So in my very sporadic reading lately, MS & assisted suicide seem to be frequent partners. Take a look here, for example. Ironic, since multiple scelrosis is not a terminal illness, and people who are in favor of assisted suicide and euthanasia usually use ‘terminal illness’ as the excuse for their position.
Which got me to thinking . . . what is it that makes MS dreadfuller-than-average? Not worse, necessarily, but more dreaded? A few brainstorms:
It won’t kill you. Not usually, anyway. Catch a nice case of terminal cancer, and you can be dead in short order, without having to a lift a finger. Come down with MS, and you’ll probably live about as long as previously planned. So if you develop a death-wish, your disease won’t fulfill that desire for you.
MS is very unpredictable. Will you develop horrid symptoms? Which horrid symptoms? Nobody knows. Until diagnosis, you had a life map all planned out. Now it isn’t just a matter of changing plans, but of not even knowing how to make your new plans. Losing the illusion of control is very stressful, and stress can be depression-inducing. Depression, of course, being what leads people to suicide.
The unpredictability can be very discouraging. Unlike once-and-for-all disabilities, with MS you never know what is coming next. Which makes it hard to know what rehab efforts will turn out to be worthwhile. Your right hand is acting up — do you learn to write left-handed? What if your left hand goes next? So you decide to try a nice dictation software — but what if your speech becomes affected? And yet you feel a tad silly preparing to blink as your attendant points to a letterboard, when so far all you’ve got are some numb fingers . . . It isn’t that the disabilities associated with MS are impossible, of course they aren’t. People manage just fine with equally disabling non-MS conditions. It’s that it is discouraging to work crazy hard to adapt to the current symptoms, knowing that at any moment all that work might come to naught, and you have to start over from the beginning again.
–> Curiously, people without MS-type conditions are also prone to having all their hard work wiped out in an instant. It’s just that they enjoy a more insistent illusion of control than a person with a known dreadful disease. No one says, “Darling, are you sure you want to take up archery? What if you lose both your hands to that nasty strain of meningitis tomorrow?”
The unpredictability is hard on bystanders, too. The family members in particular who may have to provide care, pick up slack, and spend financial resources, also lack that pleasing notion of predictability. There’s no getting into a comfortable routine, confidently determining that x,y & z are going to be needed, how can we provide for x, y & z in the most efficient, family-friendly way possible?
(And of course, your loved one *isn’t* likely to die soon, so you can count on this unpredictability to go on indefinitely, with none of that desperate emotional force of caring for a person actually on their death bed. It is wearying.)
MS happens to adults. Which means the raw parental passion isn’t there to fight desperately for the sick person. Sordid truth: parents will fight to the bitter end on behalf of a sick or disabled child, in order to give that child every possible chance at life, to help that child thrive and live life to the fullest, despite whatever obstacles. That’s how parenthood is. (Not actually due to the disease in question — parents generally work crazy hard for all their children, regardless of health status.) But by the time you develop MS, you usually don’t have Mom and Dad there to clear the path at every turn. And there just aren’t many good substitutes for good ol’ Mom & Dad, when it comes to being a sick person.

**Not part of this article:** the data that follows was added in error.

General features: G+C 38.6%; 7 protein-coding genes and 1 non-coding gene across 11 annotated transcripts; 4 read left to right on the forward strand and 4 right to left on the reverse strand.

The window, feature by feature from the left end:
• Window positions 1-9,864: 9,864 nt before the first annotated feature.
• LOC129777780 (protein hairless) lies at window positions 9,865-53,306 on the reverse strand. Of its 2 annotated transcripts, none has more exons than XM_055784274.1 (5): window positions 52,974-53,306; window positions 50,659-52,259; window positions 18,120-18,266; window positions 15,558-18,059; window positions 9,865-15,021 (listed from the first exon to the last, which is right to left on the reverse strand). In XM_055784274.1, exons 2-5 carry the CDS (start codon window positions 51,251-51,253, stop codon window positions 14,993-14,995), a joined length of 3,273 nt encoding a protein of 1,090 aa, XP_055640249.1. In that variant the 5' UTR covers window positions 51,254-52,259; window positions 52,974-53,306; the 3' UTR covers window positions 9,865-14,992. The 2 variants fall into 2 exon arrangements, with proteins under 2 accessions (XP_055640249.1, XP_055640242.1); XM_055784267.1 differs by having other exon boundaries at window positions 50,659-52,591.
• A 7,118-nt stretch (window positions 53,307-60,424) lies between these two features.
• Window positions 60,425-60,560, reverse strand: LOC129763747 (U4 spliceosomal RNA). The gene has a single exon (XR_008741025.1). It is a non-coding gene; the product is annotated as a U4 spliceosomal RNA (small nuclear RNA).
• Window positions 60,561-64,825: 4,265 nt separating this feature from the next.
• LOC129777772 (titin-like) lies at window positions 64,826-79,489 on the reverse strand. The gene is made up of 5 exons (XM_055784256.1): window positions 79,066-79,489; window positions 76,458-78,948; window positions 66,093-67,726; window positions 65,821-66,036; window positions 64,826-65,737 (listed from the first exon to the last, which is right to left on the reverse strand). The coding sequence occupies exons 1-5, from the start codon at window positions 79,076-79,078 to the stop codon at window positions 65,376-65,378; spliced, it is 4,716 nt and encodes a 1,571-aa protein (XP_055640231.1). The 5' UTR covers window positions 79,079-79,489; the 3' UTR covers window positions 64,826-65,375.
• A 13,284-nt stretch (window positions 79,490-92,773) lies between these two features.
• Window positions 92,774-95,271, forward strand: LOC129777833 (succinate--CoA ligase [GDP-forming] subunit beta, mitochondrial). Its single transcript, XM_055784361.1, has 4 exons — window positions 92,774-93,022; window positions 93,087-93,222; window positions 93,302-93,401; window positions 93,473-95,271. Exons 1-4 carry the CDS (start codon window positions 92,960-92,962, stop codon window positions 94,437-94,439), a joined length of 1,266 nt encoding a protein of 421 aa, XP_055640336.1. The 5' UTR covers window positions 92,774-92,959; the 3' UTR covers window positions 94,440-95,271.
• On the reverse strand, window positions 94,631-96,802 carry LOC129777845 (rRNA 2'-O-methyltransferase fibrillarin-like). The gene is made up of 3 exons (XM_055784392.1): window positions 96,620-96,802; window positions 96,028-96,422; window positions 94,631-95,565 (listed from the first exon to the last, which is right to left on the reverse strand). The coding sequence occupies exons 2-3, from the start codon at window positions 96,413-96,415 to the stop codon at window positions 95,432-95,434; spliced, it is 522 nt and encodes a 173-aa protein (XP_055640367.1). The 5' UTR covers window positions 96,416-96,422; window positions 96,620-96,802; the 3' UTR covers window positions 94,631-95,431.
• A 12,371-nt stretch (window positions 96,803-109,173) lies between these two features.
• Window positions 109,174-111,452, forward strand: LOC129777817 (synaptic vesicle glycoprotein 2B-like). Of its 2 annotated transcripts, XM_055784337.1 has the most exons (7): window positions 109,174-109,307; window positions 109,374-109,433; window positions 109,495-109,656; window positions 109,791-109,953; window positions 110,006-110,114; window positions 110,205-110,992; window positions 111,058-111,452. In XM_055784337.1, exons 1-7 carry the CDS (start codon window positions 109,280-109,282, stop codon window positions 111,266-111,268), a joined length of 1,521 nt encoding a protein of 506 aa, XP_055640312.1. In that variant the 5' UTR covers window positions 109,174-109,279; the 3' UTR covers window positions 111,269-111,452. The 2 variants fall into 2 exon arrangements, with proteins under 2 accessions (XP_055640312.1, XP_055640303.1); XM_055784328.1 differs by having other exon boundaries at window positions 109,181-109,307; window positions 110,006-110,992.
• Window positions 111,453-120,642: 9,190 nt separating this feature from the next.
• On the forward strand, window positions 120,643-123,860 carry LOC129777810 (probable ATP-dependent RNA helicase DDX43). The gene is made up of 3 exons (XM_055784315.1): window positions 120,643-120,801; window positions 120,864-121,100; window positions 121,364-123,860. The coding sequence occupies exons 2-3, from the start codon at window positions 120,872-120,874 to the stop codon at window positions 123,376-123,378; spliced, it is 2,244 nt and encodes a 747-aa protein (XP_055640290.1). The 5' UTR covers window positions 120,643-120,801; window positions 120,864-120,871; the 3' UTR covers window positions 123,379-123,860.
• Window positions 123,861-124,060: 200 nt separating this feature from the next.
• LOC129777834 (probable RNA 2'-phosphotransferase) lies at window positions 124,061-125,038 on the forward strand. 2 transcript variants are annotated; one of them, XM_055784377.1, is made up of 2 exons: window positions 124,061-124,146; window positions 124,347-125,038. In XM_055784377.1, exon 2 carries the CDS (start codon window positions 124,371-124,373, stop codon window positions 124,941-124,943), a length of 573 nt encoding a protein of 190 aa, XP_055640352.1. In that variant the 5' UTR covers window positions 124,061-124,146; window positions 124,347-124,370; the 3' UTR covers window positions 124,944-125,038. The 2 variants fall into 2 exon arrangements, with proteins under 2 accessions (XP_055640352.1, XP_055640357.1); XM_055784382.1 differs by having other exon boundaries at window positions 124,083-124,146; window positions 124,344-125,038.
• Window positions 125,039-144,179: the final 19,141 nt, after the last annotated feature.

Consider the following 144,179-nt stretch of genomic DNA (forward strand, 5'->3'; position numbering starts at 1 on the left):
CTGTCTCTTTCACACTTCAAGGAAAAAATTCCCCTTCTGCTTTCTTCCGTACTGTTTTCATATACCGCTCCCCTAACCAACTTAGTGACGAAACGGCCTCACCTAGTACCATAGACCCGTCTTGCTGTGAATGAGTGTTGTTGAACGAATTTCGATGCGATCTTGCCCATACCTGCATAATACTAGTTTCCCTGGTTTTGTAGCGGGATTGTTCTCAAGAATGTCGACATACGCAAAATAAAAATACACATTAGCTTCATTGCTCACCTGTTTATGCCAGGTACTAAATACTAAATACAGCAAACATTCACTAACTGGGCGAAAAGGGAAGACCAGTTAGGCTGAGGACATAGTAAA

And then of course, there’s the actual suffering. MS has a deservedly bad reputation — it can be a truly vile illness. Kinda like polio: a lotta people are exposed to the polio virus and are none the worse for wear; but if it decides get you, it can get you good. Depending on your luck, patient and loved ones might actually have a hard time of it with MS, with the all the difficulties that come with any disabling injury or nasty illness. Not all cases turn out to benign, or painless, or something-I-was-ready-to-deal-with.
So in all, it is a recipe for stress and discouragement. This for the person with MS — who already is prone to depression just as a symptom of the disease, aside from everything else. And then also for the near family members, the people who, when the depressed patient begins to think about suicide, are *supposed to be* the ones who help the patient get treatment for the depression. Except that if you, the caregiving family member, are yourself suffering from situational depression, you are hardly in a position to think clearly on matters of life and death.
And hence MS shows up in the news, wound up in the politics of suicide and euthanasia. Not because it is a terminal illness — precisely because it is *not* a terminal illness.
Killing People Is Not The Solution. Emotional support, social support, practical help with day-to-day problems: *these* are actual solutions to the problems related to MS. [Hey, living wages, real health care reform, and accessible community design would be useful here! Hint hint.] Treatment for depression, for whichever members of the family are suffering from depression, is essential. A strong legal framework that protects vulnerable people from the temptation to suicide and euthanasia is part of the package, too.
–> Legislators, judges, and medical professionals who encourage death as the solution to discouraging medical problems are, frankly, a bunch of cowards. Wicked evil cowards. Deal with the actual problem, don’t try to sweep it under the tombstone.
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